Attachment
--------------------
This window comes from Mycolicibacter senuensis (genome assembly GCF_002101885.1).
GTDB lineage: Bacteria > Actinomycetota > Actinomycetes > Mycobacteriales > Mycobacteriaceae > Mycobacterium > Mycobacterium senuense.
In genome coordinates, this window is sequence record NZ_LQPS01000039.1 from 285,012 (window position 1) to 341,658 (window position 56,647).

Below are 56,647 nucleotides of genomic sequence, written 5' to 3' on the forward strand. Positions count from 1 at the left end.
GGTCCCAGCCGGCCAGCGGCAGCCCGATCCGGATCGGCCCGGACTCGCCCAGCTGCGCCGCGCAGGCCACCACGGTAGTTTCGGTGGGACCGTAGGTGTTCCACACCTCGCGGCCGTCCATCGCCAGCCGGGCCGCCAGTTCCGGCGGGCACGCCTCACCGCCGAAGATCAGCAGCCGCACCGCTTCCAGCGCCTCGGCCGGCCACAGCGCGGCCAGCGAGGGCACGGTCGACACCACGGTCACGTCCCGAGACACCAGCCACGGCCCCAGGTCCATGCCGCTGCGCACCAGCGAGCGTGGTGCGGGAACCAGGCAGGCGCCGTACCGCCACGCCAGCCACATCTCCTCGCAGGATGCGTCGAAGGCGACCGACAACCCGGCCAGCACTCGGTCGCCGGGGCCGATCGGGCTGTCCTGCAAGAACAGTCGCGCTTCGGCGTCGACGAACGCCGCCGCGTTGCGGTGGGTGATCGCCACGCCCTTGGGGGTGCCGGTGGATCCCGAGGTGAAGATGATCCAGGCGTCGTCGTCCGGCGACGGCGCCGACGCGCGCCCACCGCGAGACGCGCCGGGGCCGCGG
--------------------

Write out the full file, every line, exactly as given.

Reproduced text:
This window comes from Mycolicibacter senuensis (genome assembly GCF_002101885.1).
GTDB lineage: Bacteria > Actinomycetota > Actinomycetes > Mycobacteriales > Mycobacteriaceae > Mycobacterium > Mycobacterium senuense.
In genome coordinates, this window is sequence record NZ_LQPS01000039.1 from 285,012 (window position 1) to 341,658 (window position 56,647).

Below are 56,647 nucleotides of genomic sequence, written 5' to 3' on the forward strand. Positions count from 1 at the left end.
GGTCCCAGCCGGCCAGCGGCAGCCCGATCCGGATCGGCCCGGACTCGCCCAGCTGCGCCGCGCAGGCCACCACGGTAGTTTCGGTGGGACCGTAGGTGTTCCACACCTCGCGGCCGTCCATCGCCAGCCGGGCCGCCAGTTCCGGCGGGCACGCCTCACCGCCGAAGATCAGCAGCCGCACCGCTTCCAGCGCCTCGGCCGGCCACAGCGCGGCCAGCGAGGGCACGGTCGACACCACGGTCACGTCCCGAGACACCAGCCACGGCCCCAGGTCCATGCCGCTGCGCACCAGCGAGCGTGGTGCGGGAACCAGGCAGGCGCCGTACCGCCACGCCAGCCACATCTCCTCGCAGGATGCGTCGAAGGCGACCGACAACCCGGCCAGCACTCGGTCGCCGGGGCCGATCGGGCTGTCCTGCAAGAACAGTCGCGCTTCGGCGTCGACGAACGCCGCCGCGTTGCGGTGGGTGATCGCCACGCCCTTGGGGGTGCCGGTGGATCCCGAGGTGAAGATGATCCAGGCGTCGTCGTCCGGCGACGGCGCCGACGCGCGCCCACCGCGAGACGCGCCGGGGCCGCGG